Purpose: To evaluate the safety and efficacy of primary metallic biliary stent placement with tract embolization in patients with massive ascites. Materials and Methods: Sixteen patients with malignant biliary obstruction and massive ascites (age range, 4479 y; median age, 59 y) were treated with primary percutaneous stent placement with tract embolization. These patients were unsuitable candidates for endoscopic intervention. Etiologies of biliary obstruction were gastric cancer with hilar nodal metastases (n = 9), pancreatic carcinoma (n = 5), cholangiocarcinoma (n = 1), and gallbladder carcinoma (n = 1). Eight patients had nonhilar lesions and the remaining eight had hilar lesions. Percutaneous accesses to the biliary system and stent placements were performed in a one-step procedure, and catheters were removed with tract embolization with metallic coils. Results: Stent placement and tract embolization were successful in all patients, without external drainage catheters left in place. Significant reduction of serum bilirubin level was observed in 14 patients (87.5%). No bile peritonitis or intraperitoneal hemorrhage occurred. Major complications included postprocedural cholangitis (12.5%), bloody bowel discharge (6.2%), and right pleural effusion (25.0%). One patient who died 19 days after intervention was deemed to represent a procedure-related mortality. During the survival period (range, 19175 d; median, 66 d), stent occlusion was noted in two patients at 6 and 159 days after the procedure. Primary stent patency was achieved in 14 patients (87.5%). Conclusions: Primary biliary stent placement with tract embolization is technically safe and offers an effective palliative treatment option for patients with malignant biliary obstruction and massive ascites when endoscopic intervention is not possible.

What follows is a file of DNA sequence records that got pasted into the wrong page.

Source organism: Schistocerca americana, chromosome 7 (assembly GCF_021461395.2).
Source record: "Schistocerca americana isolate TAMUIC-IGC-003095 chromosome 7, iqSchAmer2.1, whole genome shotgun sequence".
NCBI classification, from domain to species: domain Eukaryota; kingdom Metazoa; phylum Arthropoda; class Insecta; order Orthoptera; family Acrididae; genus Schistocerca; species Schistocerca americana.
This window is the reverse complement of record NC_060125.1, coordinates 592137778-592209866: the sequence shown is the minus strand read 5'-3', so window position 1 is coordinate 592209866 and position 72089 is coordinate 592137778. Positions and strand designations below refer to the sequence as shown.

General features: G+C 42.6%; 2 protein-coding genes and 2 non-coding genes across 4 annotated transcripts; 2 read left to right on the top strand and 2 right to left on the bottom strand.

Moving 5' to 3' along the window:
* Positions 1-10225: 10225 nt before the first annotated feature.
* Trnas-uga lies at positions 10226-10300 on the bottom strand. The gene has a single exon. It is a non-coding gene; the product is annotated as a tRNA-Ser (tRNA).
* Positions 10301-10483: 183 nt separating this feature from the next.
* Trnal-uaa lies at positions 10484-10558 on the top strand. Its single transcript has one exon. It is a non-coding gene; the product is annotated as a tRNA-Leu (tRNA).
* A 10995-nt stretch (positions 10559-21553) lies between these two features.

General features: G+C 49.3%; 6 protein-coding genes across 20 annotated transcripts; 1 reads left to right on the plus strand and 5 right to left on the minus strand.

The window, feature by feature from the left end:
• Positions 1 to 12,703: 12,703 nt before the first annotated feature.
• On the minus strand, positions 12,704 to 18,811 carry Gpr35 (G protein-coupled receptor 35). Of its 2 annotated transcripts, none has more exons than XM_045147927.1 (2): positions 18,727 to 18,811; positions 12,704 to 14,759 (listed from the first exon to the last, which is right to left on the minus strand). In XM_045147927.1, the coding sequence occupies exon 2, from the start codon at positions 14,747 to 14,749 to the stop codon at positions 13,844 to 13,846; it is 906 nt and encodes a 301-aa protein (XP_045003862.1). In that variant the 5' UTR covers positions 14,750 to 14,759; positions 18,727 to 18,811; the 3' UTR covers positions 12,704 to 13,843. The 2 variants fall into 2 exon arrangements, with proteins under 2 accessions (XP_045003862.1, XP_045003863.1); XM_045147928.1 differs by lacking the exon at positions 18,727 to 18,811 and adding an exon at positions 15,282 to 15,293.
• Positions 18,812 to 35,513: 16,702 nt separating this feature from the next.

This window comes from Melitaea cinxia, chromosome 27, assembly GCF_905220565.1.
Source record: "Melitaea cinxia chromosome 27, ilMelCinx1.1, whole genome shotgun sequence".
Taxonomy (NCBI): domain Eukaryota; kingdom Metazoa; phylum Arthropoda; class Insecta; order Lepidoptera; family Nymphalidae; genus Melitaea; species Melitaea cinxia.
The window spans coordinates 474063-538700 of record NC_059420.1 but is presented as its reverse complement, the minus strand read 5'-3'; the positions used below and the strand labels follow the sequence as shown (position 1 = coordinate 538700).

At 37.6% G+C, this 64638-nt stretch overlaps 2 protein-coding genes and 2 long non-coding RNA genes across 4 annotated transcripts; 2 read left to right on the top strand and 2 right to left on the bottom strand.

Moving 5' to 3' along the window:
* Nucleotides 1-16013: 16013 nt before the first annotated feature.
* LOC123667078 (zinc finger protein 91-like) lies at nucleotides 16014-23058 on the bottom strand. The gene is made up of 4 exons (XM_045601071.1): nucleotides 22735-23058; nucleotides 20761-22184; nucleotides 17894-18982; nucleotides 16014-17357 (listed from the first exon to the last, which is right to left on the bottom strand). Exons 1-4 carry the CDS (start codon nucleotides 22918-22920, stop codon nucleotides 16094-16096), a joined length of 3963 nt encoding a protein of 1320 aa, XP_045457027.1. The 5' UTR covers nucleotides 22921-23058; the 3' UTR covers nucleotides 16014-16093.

ASJC Scopus subject areas
- Radiology Nuclear Medicine and imaging
- Cardiology and Cardiovascular Medicine